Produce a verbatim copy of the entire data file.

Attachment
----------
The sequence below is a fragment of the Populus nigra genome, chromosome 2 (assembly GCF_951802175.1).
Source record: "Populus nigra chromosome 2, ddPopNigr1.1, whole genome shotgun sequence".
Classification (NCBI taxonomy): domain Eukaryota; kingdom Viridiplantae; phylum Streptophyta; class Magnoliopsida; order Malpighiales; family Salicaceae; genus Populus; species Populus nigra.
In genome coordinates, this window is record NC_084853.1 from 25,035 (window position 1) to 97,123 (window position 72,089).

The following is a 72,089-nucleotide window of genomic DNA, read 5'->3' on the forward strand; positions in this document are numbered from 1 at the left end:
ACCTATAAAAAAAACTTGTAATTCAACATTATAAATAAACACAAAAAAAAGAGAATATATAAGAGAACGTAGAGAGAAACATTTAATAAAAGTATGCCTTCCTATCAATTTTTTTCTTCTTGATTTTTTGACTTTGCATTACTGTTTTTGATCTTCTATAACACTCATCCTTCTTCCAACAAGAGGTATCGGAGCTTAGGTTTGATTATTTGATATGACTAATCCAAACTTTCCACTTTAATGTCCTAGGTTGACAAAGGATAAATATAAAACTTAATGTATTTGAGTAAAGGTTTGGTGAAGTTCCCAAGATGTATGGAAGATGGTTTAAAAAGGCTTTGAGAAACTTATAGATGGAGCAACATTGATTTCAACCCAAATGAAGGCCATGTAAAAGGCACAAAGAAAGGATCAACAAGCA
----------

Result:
The sequence below is a fragment of the Populus nigra genome, chromosome 2 (assembly GCF_951802175.1).
Source record: "Populus nigra chromosome 2, ddPopNigr1.1, whole genome shotgun sequence".
Classification (NCBI taxonomy): domain Eukaryota; kingdom Viridiplantae; phylum Streptophyta; class Magnoliopsida; order Malpighiales; family Salicaceae; genus Populus; species Populus nigra.
In genome coordinates, this window is record NC_084853.1 from 25,035 (window position 1) to 97,123 (window position 72,089).

The following is a 72,089-nucleotide window of genomic DNA, read 5'->3' on the forward strand; positions in this document are numbered from 1 at the left end:
ACCTATAAAAAAAACTTGTAATTCAACATTATAAATAAACACAAAAAAAAGAGAATATATAAGAGAACGTAGAGAGAAACATTTAATAAAAGTATGCCTTCCTATCAATTTTTTTCTTCTTGATTTTTTGACTTTGCATTACTGTTTTTGATCTTCTATAACACTCATCCTTCTTCCAACAAGAGGTATCGGAGCTTAGGTTTGATTATTTGATATGACTAATCCAAACTTTCCACTTTAATGTCCTAGGTTGACAAAGGATAAATATAAAACTTAATGTATTTGAGTAAAGGTTTGGTGAAGTTCCCAAGATGTATGGAAGATGGTTTAAAAAGGCTTTGAGAAACTTATAGATGGAGCAACATTGATTTCAACCCAAATGAAGGCCATGTAAAAGGCACAAAGAAAGGATCAACAAGCA